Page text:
3. Multi-Disciplinary Practice
One of the reasons that people die on the streets is the failure of services to work in a genuinely flexible and collaborative way. For most frontline practitioners this is the goal but an increasingly difficult reality; the time and professional freedom to be persistent and creative are often simply not available.
But research shows us that street homelessness costs the public purse around £20,000 per year for every person it affects. This equates to hundreds of hours of wasted time and energy, numerous admissions to hospitals, countless assessments and referrals…in short, we spend the time on people anyway so why not make it count?
Social work has been at the heart of multi-disciplinary practice around homelessness for decades. Multi-disciplinary hospital Pathway Teams, embedded social workers in street outreach services, student placements in supported housing and hostel services to name but a few. Social work practitioners have the skillset to facilitate case conferences, develop joint support plans with other lead professionals and communicate effectively across disciplines and sectors. In this way social workers can coordinate complex networks of support services to work collaboratively, avoid duplication and share responsibilities.
Safeguarding and homelessness have a complex relationship. There is significant ambiguity and interpretation about how the legislation protects homeless people, especially those suffering the complex effects of self-neglect. But one thing is clear, failing to appropriately safeguard homeless people results in premature death, like the experience of Howard who died in a bus shelter on the Isle of Wight last year.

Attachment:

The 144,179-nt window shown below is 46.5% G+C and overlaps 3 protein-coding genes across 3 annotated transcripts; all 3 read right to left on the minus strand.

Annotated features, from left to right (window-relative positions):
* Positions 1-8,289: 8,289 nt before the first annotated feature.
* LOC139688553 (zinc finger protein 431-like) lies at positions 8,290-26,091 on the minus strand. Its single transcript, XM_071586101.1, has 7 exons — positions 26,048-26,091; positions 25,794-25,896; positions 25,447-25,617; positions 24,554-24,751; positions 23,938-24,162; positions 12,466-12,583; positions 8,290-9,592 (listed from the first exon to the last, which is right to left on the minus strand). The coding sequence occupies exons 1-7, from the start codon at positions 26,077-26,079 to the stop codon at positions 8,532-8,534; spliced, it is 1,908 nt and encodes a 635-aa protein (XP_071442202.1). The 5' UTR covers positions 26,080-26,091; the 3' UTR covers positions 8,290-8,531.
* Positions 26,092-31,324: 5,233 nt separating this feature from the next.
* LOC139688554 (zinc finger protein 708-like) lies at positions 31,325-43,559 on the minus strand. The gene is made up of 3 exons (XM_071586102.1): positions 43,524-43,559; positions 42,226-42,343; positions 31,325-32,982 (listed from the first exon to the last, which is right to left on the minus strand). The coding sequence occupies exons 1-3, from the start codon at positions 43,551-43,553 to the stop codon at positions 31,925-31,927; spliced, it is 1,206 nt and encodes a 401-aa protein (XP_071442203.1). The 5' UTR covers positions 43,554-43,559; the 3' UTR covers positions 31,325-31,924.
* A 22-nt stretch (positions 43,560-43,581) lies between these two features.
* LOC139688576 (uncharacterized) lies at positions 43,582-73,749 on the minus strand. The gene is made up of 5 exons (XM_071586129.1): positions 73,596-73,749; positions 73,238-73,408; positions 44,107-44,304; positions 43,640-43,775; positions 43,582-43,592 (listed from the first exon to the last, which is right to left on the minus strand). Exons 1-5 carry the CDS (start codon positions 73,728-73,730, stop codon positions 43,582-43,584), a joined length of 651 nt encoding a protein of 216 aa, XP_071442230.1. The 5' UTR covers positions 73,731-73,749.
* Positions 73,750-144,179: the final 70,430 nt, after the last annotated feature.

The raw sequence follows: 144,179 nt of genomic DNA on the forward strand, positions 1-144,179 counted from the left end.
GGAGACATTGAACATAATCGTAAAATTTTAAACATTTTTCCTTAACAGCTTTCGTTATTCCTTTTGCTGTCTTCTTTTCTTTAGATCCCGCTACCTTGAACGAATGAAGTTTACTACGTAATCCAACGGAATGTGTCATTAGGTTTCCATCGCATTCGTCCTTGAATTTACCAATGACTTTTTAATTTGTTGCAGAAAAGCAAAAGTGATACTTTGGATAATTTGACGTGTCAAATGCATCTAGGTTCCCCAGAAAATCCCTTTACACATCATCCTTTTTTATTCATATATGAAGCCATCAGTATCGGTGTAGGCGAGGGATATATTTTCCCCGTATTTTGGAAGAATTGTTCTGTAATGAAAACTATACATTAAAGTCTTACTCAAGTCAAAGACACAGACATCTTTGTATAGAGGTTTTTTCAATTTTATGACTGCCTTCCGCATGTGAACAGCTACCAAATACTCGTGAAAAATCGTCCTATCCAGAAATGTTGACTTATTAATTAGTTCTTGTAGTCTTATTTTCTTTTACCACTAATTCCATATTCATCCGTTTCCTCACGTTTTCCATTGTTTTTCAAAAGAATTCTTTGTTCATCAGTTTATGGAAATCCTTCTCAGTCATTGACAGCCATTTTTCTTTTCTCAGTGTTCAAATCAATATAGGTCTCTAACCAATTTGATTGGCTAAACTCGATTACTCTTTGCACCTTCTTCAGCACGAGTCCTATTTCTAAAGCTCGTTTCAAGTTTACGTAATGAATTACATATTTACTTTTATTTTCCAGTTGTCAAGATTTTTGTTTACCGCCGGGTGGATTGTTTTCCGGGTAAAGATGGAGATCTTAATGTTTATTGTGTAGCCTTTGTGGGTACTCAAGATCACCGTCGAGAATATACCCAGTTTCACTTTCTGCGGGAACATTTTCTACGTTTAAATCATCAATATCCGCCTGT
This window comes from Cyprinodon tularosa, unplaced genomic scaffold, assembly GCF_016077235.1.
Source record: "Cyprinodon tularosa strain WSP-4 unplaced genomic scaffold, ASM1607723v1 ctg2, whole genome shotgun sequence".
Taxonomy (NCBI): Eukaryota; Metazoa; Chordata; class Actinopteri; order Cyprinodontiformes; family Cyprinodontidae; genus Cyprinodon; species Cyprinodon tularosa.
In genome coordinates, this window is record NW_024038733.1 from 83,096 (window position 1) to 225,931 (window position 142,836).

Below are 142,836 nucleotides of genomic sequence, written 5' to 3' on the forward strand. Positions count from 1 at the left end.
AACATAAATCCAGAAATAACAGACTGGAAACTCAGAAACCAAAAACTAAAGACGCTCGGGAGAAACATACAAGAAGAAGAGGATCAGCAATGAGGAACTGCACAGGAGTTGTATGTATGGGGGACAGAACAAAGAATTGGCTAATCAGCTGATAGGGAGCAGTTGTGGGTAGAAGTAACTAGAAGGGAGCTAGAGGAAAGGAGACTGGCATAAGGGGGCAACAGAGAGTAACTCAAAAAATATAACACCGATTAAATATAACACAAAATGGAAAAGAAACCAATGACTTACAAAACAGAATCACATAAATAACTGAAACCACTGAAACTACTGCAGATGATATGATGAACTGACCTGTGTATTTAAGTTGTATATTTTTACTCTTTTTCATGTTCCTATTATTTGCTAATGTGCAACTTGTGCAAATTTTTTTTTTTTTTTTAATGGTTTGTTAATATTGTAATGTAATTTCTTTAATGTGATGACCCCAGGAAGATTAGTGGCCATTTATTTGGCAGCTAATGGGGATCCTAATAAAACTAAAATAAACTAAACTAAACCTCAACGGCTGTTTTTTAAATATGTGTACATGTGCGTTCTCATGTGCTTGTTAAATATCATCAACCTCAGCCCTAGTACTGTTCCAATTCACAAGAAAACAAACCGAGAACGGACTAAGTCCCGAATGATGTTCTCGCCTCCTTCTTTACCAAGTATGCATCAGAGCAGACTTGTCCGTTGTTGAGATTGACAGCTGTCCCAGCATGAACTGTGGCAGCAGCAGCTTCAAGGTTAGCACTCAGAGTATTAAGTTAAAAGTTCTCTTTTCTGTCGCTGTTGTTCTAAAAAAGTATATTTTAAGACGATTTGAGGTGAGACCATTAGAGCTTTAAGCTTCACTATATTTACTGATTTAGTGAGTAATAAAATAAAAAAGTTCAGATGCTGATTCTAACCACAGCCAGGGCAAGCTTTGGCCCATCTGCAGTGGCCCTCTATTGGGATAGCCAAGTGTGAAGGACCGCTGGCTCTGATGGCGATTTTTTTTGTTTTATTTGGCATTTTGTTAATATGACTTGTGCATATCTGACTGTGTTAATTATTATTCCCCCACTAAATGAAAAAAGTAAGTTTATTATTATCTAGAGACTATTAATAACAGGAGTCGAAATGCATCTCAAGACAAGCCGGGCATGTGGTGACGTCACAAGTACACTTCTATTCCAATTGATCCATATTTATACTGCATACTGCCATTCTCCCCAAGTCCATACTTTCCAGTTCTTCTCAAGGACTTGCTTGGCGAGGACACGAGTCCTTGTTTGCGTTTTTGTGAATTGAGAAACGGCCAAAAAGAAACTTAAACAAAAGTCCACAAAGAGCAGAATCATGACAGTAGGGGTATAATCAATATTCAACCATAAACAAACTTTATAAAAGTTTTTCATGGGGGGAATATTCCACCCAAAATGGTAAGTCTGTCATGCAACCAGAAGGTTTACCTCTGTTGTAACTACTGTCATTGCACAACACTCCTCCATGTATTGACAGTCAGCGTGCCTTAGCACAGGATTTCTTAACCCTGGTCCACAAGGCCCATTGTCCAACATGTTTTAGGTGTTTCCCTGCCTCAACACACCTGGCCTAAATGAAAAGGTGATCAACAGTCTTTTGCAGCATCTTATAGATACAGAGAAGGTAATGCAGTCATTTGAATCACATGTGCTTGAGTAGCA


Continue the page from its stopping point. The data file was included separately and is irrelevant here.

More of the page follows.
One thing we can learn from what happened to Howard is the importance of hand offs, the transition between one service and another, from one place to the next, the old worker to the new. It’s in these periods of transition when people can be most at risk of deterioration, abuse, neglect and harm. One key space that social work can fill is in managing transitions to avoid hand offs, keeping practitioners engaged so that services and relationships overlap for the most vulnerable people, whose other safety nets have been lost along the way.
5. Challenging Inequality
Homelessness remains an incredibly stigmatising experience, none more so than street homelessness which often seems indelibly linked to assumptions of addiction, criminality and risk. Rarely though is street homelessness linked with trauma, adverse childhood experiences, exploitation and vulnerability, and this is something that social work practitioners have the opportunity to shine a light on through their work.
Social work was founded on the idea that social action could tackle the harms of poverty and inequality. Since then to the present day it’s teaching and practice has drawn attention to the issues facing societies most vulnerable and marginalised people. Social work practitioners are in the business of seeking and exploring solutions to complex problems, enabling people to secure or regain independence and live the lives they want to lead. Navigating and challenging the inequality of access to health and social care entitlements services is one of the most significant contributions that social workers can make to tackle homelessness.
Expert blog by Gill Taylor – Strategic Lead, Single Homelessness & Vulnerable Adults, Strategic Commissioning, London Borough of Haringey.